Dr Nina Dutta, Course Lead for Medicine In the Community Apprenticeship (MICA), and Dr Nicky Hawkins, Medical Education Fellow, used Zoom to design and facilitate an interactive consultation skills session for third year MBBS students

Please note that Zoom is not supported by all Faculty EdTech teams and ICT. Therefore, it is imperative that before you use it for teaching purposes you discuss your requirements with your Faculty EdTech team.

 MICA is traditionally a 10-week placement in General Practice that offers a valuable opportunity for third year medical students to develop their history taking skills within a primary care setting. In view of the evolving COVID-19 pandemic, all face-to-face components of the course for Term 3 were suspended. We were therefore keen to develop a new session that would enable students to practice their consultation skills remotely.

 Before the session

  • We set up a 2-hour Zoom meeting for the correct date and time.
  • All students were emailed one week in advance with a plan for the session and the Zoom joining instructions.
  • We developed a digital ‘History Taking student pack’; a PDF containing four role-play scenarios commonly encountered within primary care. For each scenario we provided a brief for the patient, the doctor and the examiner.

 During the session

  • 34 students participated, and four MICA tutors were present to help facilitate the session.
  • During the introduction, students were asked to mute their microphones to avoid any noise feedback.
  • The ‘History Taking student pack’ PDF was shared with all students via the Chat and the structure and learning objectives of the session outlined.
  • Due to the large number of students any questions were submitted via the Chat, which was summarised and presented intermittently by one of the tutors acting as ‘the voice of the students’.
  • We then used the ‘breakout room’ function to randomly allocate students to individual groups of 3-4. This meant that each student in the group would have the opportunity to be the doctor for one at least one of the four scenarios, and all students would have the opportunity to receive feedback on their consultation skills.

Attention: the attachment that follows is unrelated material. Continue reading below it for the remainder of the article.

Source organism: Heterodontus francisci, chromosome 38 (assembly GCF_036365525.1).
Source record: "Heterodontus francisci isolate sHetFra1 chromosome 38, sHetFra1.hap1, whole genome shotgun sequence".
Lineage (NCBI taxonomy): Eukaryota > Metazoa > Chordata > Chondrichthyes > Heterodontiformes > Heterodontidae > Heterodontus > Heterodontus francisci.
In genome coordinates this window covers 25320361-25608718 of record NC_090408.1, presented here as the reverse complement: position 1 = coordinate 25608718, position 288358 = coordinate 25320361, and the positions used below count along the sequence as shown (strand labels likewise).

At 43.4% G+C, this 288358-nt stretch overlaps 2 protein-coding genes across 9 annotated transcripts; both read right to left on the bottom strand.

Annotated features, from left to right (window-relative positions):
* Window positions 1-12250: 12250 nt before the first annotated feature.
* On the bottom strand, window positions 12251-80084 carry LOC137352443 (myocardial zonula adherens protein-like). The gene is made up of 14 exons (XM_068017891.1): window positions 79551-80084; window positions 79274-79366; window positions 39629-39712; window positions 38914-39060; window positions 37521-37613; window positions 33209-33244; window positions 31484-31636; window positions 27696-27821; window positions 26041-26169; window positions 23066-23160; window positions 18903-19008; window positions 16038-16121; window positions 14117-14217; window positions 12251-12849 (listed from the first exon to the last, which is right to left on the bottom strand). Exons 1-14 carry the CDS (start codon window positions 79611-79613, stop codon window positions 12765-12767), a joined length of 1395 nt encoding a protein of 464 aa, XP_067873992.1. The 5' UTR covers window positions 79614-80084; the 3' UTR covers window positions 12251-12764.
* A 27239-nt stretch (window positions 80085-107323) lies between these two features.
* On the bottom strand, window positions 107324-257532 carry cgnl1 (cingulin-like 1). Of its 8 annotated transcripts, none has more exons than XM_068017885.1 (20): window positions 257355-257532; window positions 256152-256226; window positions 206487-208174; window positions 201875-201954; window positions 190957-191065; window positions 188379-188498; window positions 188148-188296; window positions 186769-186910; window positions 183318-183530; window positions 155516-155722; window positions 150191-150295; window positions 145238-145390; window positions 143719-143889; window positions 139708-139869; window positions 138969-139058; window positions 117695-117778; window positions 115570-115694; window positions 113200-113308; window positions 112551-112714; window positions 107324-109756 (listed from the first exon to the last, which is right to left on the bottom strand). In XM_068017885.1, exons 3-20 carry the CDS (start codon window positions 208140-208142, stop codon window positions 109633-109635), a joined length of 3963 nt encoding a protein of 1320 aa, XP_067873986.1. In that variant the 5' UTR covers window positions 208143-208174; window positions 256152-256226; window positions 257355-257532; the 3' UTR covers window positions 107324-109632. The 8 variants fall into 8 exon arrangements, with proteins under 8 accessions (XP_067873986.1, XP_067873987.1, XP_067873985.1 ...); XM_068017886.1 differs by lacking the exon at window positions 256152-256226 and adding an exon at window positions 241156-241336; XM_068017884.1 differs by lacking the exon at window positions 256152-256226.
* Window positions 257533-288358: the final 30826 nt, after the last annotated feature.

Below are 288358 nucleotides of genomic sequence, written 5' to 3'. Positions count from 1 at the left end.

• For each case, students were allocated 20 minutes in their small groups to role-play the scenario, and were encouraged to turn on their video, as well as microphones, to enable interaction during this time.
  • MICA tutors were allocated to different groups for each of the four scenarios, meaning each student group was joined by a tutor for at least one scenario. The tutor was able to provide feedback and troubleshoot queries.
  • Breakout rooms were temporarily closed every 20 minutes, so as to bring all participants back to the main room for a 10-minute debrief between each scenario. This helped us to keep to time, and ensure all groups covered the key learning points for each scenario.
  • Engagement during the debriefs was maintained by using the Chat. Students were encouraged to both ask and answer questions using this function, which was managed by the tutors as before.

After the session

  • On completion of the session students were emailed a PDF summarising the key learning points from each of the four scenarios.


  • As part of the end of course evaluation, students were asked to give feedback on this session specifically; overall it was very well received, and students suggested that having more sessions in a similar format would be valuable.
“I think this was a really great session - because it was in small groups, we could engage with our peers and the tutor. Given the limitation of not being on placement, it's a great way to practice our history-taking skills. I would be really happy to have more sessions like this interspersed throughout the year or before OSCE/PACES to help practice the history-taking component.” – Year 3 MICA student.